Sutherland criticises judges over decisions

Former attorney general says decisions on EU treaty change contravene Constitution

Former attorney general Peter Sutherland said the 1987 Crotty judgmenthas forced successive Irish governments to take “extreme minimalist” positions in negotiations on EU treaty changes. Photograph:  Frank Miller

Former attorney general Peter Sutherland said the 1987 Crotty judgmenthas forced successive Irish governments to take “extreme minimalist” positions in negotiations on EU treaty changes. Photograph: Frank Miller

 

Former attorney general Peter Sutherland has criticised Irish judges in relation to a range of decisions made on EU treaty changes and the manner in which referendums are held.

Mr Sutherland was particularly critical of the 1987 Crotty judgment, which found that elements of the EU’s Single European Act dealing with foreign affairs were in contravention of the Constitution, in his speech at a conference on economic sovereignty at the Institute of International and European Affairs.

To ratify the treaty, the then government was obliged to hold a referendum to change the constitution.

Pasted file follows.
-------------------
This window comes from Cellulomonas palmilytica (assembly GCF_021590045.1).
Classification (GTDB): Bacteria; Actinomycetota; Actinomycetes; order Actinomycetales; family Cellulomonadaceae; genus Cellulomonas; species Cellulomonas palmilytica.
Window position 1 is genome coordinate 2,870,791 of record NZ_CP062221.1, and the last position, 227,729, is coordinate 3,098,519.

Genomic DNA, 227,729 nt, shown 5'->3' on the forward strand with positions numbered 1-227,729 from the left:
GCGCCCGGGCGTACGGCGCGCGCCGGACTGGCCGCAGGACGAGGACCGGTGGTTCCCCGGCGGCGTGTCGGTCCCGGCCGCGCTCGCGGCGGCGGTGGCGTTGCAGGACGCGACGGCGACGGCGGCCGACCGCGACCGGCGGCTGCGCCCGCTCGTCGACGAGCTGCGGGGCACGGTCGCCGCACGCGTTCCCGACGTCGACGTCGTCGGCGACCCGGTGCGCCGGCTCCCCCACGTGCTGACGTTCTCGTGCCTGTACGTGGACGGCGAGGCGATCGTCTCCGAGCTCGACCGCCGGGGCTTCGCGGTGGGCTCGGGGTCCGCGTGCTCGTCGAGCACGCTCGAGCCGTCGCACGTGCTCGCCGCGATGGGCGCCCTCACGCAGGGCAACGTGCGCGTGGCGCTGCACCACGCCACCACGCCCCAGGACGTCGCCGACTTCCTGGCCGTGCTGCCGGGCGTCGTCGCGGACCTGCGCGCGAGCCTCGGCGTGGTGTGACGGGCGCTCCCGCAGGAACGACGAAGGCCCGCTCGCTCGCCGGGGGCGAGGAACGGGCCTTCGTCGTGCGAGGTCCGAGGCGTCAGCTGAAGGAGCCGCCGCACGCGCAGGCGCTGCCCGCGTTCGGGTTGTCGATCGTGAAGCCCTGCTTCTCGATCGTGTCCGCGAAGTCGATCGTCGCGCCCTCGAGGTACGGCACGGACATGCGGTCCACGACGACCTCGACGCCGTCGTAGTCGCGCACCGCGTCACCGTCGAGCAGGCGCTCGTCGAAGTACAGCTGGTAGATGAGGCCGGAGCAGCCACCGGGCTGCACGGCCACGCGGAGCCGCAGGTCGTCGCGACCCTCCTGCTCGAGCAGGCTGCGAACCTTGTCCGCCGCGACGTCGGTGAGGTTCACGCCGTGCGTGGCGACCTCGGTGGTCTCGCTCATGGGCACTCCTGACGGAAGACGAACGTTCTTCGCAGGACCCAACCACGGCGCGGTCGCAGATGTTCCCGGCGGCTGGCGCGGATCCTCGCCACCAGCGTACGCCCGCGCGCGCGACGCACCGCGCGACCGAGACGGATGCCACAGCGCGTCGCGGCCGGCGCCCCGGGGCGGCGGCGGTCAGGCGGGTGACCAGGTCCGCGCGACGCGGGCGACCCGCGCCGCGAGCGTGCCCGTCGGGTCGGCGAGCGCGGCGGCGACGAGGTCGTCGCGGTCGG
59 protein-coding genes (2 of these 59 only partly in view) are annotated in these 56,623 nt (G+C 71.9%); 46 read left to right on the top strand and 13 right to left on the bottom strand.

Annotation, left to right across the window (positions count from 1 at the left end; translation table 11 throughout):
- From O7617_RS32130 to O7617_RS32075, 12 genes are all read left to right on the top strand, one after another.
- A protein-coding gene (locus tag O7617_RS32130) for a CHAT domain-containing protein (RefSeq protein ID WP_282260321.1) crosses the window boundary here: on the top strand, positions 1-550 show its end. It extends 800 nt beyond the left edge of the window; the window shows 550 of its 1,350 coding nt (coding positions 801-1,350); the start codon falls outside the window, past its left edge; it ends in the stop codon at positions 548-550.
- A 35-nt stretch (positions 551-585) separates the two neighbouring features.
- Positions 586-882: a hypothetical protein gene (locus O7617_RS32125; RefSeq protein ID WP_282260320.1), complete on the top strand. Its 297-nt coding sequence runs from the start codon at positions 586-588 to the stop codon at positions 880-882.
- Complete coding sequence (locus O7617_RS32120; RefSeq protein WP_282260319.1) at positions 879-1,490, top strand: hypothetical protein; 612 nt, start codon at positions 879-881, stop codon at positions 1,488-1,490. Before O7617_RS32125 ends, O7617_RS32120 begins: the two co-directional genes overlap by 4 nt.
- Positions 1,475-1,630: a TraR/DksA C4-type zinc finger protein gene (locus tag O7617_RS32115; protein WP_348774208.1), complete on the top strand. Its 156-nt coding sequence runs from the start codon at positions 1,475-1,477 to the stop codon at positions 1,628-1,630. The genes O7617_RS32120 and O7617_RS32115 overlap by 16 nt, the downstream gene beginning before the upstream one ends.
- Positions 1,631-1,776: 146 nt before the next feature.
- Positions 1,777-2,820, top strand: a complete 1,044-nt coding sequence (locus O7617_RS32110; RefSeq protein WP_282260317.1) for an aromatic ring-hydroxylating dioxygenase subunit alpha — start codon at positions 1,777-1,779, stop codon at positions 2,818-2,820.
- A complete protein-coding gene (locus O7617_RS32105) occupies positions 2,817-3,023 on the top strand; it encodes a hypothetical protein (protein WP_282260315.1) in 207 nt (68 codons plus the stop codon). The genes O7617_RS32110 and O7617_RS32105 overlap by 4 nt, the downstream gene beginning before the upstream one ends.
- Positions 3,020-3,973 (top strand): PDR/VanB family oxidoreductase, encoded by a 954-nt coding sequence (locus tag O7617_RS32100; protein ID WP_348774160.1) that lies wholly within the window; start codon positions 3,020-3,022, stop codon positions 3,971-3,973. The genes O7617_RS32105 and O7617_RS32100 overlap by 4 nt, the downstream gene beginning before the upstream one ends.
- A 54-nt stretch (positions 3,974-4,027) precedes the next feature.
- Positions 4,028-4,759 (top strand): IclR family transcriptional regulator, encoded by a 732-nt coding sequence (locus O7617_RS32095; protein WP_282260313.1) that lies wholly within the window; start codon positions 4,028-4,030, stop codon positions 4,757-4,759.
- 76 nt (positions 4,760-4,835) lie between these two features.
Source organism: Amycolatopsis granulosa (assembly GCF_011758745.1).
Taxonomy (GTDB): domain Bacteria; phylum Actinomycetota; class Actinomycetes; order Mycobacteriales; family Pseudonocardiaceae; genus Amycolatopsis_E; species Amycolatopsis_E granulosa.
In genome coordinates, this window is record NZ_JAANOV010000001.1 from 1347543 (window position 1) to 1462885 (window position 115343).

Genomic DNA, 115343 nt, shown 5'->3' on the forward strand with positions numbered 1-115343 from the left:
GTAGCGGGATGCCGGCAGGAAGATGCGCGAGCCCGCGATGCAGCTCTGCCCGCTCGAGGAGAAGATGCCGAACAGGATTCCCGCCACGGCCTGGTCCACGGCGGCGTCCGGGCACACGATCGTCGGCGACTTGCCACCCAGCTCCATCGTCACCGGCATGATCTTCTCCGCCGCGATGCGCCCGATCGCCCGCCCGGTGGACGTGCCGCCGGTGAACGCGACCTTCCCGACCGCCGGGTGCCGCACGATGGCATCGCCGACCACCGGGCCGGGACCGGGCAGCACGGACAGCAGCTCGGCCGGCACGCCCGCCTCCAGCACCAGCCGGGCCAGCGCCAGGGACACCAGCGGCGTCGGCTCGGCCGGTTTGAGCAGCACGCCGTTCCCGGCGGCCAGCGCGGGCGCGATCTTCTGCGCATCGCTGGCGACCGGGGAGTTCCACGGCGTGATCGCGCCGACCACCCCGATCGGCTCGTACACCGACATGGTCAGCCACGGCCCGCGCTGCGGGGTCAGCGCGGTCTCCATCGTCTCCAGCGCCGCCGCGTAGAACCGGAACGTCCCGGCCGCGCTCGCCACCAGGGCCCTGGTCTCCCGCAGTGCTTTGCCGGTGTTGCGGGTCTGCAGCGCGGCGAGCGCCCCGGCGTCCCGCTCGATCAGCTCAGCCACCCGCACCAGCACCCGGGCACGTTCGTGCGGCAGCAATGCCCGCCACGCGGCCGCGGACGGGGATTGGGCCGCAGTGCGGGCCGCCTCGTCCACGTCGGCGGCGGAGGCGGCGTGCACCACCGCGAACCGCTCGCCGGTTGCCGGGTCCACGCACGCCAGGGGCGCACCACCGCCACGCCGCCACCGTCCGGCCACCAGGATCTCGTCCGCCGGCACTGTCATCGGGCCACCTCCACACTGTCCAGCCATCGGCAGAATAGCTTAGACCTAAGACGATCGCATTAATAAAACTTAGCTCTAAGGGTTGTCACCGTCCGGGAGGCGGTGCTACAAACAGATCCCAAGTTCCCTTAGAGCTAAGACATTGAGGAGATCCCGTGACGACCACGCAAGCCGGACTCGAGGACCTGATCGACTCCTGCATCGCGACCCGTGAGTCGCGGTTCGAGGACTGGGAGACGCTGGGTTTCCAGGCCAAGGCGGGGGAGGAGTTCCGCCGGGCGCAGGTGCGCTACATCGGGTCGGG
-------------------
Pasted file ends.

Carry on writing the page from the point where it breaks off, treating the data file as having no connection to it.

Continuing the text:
This, he said, was the key decision which has forced successive Irish governments to take “extreme minimalist” positions in negotiations on subsequent EU treaty changes.


Serious consequences
Mr Sutherland, who is chairman of Goldman Sachs International, an investment bank, said the judgment has had consequences for Ireland that have been “serious and damaging”. He described the Crotty decision as “clearly wrong” because the final decision on foreign affairs over the decades since the treaty came into force had remained very firmly with the member states.


McKenna judgment
Mr Sutherland was critical of other interpretations of the constitution by the judiciary. He described the 1995 McKenna judgment, which limited the right of the government of the day to fund campaigns in referendums, as causing “distortions in the processes of democracy in this country”.

He described the obligation placed on broadcasters flowing from the 2000 Coughlan judgment to give equal time to both sides in all referendums as “unwarranted interference” and “quite wrong”.

He also said referendums tend to reduce complexities to banalities in public discourse.

Dr Gavin Barret, a constitutional law expert at University College Dublin, agreed with most of Mr Sutherland’s criticisms, describing the McKenna decision as “very real judicial legislation”. Under the Constitution, only the Oireachtas can make laws.